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pioneer

[pahy-uh-neer] /ˌpaɪ əˈnɪər/
noun
1.
a person who is among those who first enter or settle a region, thus opening it for occupation and development by others.
2.
one who is first or among the earliest in any field of inquiry, enterprise, or progress:
pioneers in cancer research.
3.
one of a group of foot soldiers detailed to make roads, dig intrenchments, etc., in advance of the main body.
4.
Ecology. an organism that successfully establishes itself in a barren area, thus starting an ecological cycle of life.
5.
(initial capital letter) Aerospace. one of a series of U.S. space probes that explored the solar system and transmitted scientific information to earth.
6.
(initial capital letter) (formerly) a member of a Communist organization in the Soviet Union for children ranging in age from 10 to 16.
Compare Komsomol, Octobrist.
verb (used without object)
7.
to act as a pioneer.
verb (used with object)
8.
to be the first to open or prepare (a way, settlement, etc.).
9.
to take part in the beginnings of; initiate:
to pioneer an aid program.
10.
to lead the way for (a group); guide.
adjective
11.
being the earliest, original, first of a particular kind, etc.:
a pioneer method of adult education.
12.
of, pertaining to, or characteristic of pioneers:
pioneer justice.
13.
being a pioneer:
a pioneer fur trader.
Origin
1515-1525
1515-25; < Middle French pionier, Old French peonier foot soldier. See peon, -eer
Related forms
unpioneering, adjective
Synonyms
2. leader, trailblazer, forerunner, pathfinder.

Pioneers, The

noun
1.
a historical novel (1823) by James Fenimore Cooper.
Dictionary.com Unabridged
Based on the Random House Dictionary, © Random House, Inc. 2014.
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Examples from the web for pioneers
  • They resembled the pioneers of our empire also in a splendid lack of scruple.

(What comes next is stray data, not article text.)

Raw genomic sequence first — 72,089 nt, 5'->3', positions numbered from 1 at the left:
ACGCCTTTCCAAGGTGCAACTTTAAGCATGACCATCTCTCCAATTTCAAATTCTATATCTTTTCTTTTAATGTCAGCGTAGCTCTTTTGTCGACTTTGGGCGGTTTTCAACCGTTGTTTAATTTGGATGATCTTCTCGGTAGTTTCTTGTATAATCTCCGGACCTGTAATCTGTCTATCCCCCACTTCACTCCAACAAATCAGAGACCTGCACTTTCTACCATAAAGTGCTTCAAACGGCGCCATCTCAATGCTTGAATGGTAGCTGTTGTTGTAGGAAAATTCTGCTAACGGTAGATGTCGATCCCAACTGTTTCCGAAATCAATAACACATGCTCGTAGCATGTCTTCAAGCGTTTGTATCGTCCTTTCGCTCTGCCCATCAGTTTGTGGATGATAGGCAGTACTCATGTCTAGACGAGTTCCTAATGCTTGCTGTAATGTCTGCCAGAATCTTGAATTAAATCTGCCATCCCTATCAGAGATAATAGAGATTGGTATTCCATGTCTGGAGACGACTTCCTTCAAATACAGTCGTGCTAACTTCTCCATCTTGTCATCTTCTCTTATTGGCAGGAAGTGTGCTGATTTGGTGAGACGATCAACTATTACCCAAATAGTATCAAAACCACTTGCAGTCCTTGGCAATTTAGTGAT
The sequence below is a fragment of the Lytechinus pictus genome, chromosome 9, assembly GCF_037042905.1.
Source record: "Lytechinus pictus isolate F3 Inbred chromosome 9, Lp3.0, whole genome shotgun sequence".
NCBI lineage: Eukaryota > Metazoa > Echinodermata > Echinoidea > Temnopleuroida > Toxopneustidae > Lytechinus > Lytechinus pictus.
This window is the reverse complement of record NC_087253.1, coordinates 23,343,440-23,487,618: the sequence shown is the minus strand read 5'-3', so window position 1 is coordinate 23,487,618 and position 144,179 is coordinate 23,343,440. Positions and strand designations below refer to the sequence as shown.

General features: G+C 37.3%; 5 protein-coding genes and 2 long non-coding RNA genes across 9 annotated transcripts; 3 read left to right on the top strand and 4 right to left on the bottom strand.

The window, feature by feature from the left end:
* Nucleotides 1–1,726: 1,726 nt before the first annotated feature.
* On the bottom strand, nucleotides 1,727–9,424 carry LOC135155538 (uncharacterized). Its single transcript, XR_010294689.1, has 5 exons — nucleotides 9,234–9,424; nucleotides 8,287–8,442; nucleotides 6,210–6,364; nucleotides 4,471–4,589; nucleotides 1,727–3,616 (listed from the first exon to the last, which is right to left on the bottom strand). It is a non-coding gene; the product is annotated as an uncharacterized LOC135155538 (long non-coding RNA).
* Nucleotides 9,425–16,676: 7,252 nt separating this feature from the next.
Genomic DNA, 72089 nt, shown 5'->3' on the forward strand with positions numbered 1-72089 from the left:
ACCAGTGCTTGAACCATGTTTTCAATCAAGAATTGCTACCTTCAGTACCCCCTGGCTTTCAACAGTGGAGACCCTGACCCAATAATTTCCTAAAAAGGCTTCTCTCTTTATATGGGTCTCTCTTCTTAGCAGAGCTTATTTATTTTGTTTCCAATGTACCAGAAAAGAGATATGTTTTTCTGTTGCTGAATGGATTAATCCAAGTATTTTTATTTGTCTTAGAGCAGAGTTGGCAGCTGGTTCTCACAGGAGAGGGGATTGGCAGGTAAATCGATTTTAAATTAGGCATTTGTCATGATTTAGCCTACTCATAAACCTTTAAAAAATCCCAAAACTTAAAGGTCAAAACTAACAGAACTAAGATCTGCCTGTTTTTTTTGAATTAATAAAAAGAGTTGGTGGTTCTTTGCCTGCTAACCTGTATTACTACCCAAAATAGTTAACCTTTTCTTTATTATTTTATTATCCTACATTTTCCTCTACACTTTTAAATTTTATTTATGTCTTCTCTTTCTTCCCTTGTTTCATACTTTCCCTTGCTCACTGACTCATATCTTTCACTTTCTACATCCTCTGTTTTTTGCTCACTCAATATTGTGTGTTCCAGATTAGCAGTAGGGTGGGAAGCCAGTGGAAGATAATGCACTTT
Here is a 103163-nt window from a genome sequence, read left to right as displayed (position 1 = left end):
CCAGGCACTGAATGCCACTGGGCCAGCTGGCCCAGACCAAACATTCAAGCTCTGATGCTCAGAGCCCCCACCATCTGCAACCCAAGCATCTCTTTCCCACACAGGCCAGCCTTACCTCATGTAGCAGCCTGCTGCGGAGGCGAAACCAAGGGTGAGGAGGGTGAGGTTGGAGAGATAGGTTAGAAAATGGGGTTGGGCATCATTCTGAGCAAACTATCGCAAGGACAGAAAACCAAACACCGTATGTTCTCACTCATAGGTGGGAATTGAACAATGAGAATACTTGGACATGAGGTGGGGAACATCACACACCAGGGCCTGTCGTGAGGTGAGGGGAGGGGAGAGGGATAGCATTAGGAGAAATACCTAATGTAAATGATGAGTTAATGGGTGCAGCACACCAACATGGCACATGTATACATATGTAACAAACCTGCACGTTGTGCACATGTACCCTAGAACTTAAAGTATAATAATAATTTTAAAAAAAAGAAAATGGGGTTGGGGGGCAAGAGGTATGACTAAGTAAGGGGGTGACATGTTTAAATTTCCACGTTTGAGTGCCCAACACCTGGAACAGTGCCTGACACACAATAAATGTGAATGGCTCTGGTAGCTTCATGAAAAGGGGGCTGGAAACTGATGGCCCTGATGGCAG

• How sweet they were-quite biblical too-makers of wagons and harness and plows, sailors and soldiers and pioneers.
  • The critics of the romantic period were pioneers, and exhibit the fallibility of discoverers.
  • They would not be here if they did not bear within them the hardihood of pioneers, a courage of no mean order.
  • Their pioneers have gone before them, and demolished and laid everything level at their feet.
  • How rugged the pioneers must have been to conquer this gorgeous but inhospitable terrain.
  • Generations established its creators as pioneers in a burgeoning field.
  • He is leading a review of the large body of evidence produced by some of the pioneers of modern archaeology.
  • More than one of the pioneers used his perch as a steppingstone to the other side of the screen.
  • Fortunately, these pioneers left a rich heritage which gives tourists today insight into these admirable traits.
British Dictionary definitions for pioneers

pioneer

/ˌpaɪəˈnɪə/
noun
1.
  1. a colonist, explorer, or settler of a new land, region, etc
  2. (as modifier): a pioneer wagon
2.
an innovator or developer of something new
3.
(military) a member of an infantry group that digs entrenchments, makes roads, etc
4.
(ecology) the first species of plant or animal to colonize an area of bare ground
verb
5.
to be a pioneer (in or of)
6.
(transitive) to initiate, prepare, or open up: to pioneer a medical programme
Word Origin
C16: from Old French paonier infantryman, from paonpawn²; see also peon1

Pioneer1

/ˌpaɪəˈnɪə/
noun
1.
a total abstainer from alcoholic drink, esp a member of the Pioneer Total Abstinence Association, a society devoted to abstention

Pioneer2

/ˌpaɪəˈnɪə/
noun
1.
any of a series of US spacecraft that studied the solar system, esp Pioneer 10, which made the first flyby of Jupiter (1973), and Pioneer 11, which made the first flyby of Saturn (1979)
Collins English Dictionary - Complete & Unabridged 2012 Digital Edition
© William Collins Sons & Co. Ltd. 1979, 1986 © HarperCollins
Publishers 1998, 2000, 2003, 2005, 2006, 2007, 2009, 2012
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Word Origin and History for pioneers

pioneer

n.

1520s, "foot soldier who prepares the way for the army," from Middle French pionnier "foot-soldier, pioneer," from Old French paonier "foot-soldier" (11c.), from peon (see pawn (n.2)). Figurative sense of "person who goes first or does something first" is from c.1600. Related: Pioneers.

v.

1780, from pioneer (n.). Related: Pioneered; pioneering.

Online Etymology Dictionary, © 2010 Douglas Harper
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